The tribunal’s attempts to order the boom-bust chaos is represented in The Devil I Know by the placing of questions and answers on separate pages. Kilroy smiles guiltily. “It’s my shortest book, in terms of word count – although it looks like my longest,” she says.
But she did construct the book in terms of 10 sequential days of evidence, of which the final day, naturally, is the most dramatically outlandish.
How did Kilroy come by her unholy pair of central characters? “The book began with Hickey,” she says. “He’s based on someone I knew at primary school. He was funny, but he was a messer. Definitely not somebody you’d want to be running things.”
Tristram is the opposite. “In my mind’s eye Tristram is everything Hickey is not,” Kilroy says. “So, tall and blond and skinny and unsure of himself.”
He’s also naive, an Anglo-Irish Everyman, trotting to keep up with the rising tide of prosperity despite his vague, inarticulate misgivings – as we all did. “Tristram wonders how on earth he ended up with this guy Hickey,” says Kilroy. “In the same way, I wondered how on earth we ended up where we did.”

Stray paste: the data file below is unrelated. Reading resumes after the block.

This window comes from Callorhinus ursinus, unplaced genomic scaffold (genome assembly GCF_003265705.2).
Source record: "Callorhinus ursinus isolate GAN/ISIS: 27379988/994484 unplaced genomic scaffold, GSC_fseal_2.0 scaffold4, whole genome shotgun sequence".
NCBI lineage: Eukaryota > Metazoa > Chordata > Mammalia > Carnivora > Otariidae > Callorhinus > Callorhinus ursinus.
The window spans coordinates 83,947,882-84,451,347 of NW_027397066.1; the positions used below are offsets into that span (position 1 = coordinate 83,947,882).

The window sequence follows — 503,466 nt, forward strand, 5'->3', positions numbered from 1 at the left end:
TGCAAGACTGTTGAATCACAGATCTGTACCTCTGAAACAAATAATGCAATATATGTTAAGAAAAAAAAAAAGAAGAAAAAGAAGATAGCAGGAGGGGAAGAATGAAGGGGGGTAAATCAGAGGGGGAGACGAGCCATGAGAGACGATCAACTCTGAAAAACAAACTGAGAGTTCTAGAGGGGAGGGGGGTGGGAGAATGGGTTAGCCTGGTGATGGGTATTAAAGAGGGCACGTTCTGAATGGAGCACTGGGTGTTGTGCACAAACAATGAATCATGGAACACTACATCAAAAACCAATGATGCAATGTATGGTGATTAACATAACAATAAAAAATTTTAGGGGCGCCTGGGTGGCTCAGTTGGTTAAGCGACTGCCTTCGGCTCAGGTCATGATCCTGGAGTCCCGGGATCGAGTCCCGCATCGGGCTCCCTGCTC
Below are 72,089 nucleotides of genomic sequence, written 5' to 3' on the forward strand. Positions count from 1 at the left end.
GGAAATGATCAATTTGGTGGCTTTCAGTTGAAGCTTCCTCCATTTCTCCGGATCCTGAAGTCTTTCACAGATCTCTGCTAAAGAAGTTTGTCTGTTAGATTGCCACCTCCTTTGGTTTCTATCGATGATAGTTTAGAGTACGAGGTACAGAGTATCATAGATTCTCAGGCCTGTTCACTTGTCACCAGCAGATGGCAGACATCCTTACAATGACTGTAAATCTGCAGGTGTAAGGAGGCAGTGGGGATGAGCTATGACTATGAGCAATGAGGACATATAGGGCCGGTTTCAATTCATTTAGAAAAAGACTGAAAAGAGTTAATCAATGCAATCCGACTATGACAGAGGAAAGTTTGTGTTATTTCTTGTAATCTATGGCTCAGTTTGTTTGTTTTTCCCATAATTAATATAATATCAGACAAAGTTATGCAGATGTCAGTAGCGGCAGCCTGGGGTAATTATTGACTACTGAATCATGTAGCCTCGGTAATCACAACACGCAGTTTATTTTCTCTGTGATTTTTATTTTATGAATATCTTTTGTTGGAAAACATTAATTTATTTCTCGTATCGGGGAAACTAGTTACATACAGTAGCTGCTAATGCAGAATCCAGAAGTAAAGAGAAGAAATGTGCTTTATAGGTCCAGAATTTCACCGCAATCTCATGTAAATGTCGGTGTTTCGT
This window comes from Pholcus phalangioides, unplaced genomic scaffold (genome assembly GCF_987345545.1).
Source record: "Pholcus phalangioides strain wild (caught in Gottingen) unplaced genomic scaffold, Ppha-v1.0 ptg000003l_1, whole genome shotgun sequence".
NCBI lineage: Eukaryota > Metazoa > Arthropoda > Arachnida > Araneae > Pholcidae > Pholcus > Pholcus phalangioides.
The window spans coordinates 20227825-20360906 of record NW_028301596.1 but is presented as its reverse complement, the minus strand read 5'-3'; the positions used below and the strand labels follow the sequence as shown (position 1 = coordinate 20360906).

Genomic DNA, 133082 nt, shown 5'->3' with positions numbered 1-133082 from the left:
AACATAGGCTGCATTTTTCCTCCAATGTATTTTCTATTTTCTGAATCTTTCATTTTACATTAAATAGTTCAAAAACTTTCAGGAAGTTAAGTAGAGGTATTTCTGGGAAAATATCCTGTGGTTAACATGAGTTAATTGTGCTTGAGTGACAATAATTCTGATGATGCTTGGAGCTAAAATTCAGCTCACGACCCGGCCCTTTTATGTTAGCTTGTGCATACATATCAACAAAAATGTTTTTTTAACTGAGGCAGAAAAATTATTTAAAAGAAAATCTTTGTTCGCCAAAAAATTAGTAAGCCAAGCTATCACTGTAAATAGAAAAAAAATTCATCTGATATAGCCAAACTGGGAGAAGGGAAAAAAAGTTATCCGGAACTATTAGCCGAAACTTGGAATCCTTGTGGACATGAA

But there’s another side to Tristram. He is a recovering alcoholic who is constantly taking calls on his mobile from the man he knows only as his AA sponsor, a Monsieur Deauville of uncertain origin. When Deauville gets involved with Hickey the tale takes a distinctly gothic turn. It wouldn’t do to give anything away, but there’s a clue in the title.
Kilroy has come under critical fire for the novel’s supernatural elements, but she’s unrepentant. Never mind gothic, she retorts: the boom was pure sci-fi.
She first explored the subject in her 2009 novel, All Names Have Been Changed, which was, among other things, “a kind of elegy for what the boom had destroyed” in Dublin. “When I finished that book, in 2008, that was when the stories about the banking collapse really began,” she says.